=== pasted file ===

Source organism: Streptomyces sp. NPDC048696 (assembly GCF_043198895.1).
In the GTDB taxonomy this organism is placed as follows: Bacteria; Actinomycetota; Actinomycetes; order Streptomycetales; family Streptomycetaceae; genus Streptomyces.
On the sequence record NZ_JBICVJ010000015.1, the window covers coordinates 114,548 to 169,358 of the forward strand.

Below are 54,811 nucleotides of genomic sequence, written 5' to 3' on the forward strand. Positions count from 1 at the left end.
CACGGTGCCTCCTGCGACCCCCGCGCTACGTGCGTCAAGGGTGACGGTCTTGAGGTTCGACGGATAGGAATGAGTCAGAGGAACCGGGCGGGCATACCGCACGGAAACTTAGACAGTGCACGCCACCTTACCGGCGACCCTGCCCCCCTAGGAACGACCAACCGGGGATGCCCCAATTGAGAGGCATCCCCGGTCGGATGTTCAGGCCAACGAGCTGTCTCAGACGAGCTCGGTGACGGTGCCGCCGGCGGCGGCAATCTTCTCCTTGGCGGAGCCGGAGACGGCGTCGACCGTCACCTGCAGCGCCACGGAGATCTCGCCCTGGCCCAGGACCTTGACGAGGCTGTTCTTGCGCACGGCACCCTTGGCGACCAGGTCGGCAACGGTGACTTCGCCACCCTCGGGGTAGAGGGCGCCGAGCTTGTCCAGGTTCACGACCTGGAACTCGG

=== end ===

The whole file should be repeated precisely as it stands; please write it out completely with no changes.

Source organism: Streptomyces sp. NPDC048696 (assembly GCF_043198895.1).
In the GTDB taxonomy this organism is placed as follows: Bacteria; Actinomycetota; Actinomycetes; order Streptomycetales; family Streptomycetaceae; genus Streptomyces.
On the sequence record NZ_JBICVJ010000015.1, the window covers coordinates 114,548 to 169,358 of the forward strand.

Below are 54,811 nucleotides of genomic sequence, written 5' to 3' on the forward strand. Positions count from 1 at the left end.
CACGGTGCCTCCTGCGACCCCCGCGCTACGTGCGTCAAGGGTGACGGTCTTGAGGTTCGACGGATAGGAATGAGTCAGAGGAACCGGGCGGGCATACCGCACGGAAACTTAGACAGTGCACGCCACCTTACCGGCGACCCTGCCCCCCTAGGAACGACCAACCGGGGATGCCCCAATTGAGAGGCATCCCCGGTCGGATGTTCAGGCCAACGAGCTGTCTCAGACGAGCTCGGTGACGGTGCCGCCGGCGGCGGCAATCTTCTCCTTGGCGGAGCCGGAGACGGCGTCGACCGTCACCTGCAGCGCCACGGAGATCTCGCCCTGGCCCAGGACCTTGACGAGGCTGTTCTTGCGCACGGCACCCTTGGCGACCAGGTCGGCAACGGTGACTTCGCCACCCTCGGGGTAGAGGGCGCCGAGCTTGTCCAGGTTCACGACCTGGAACTCGG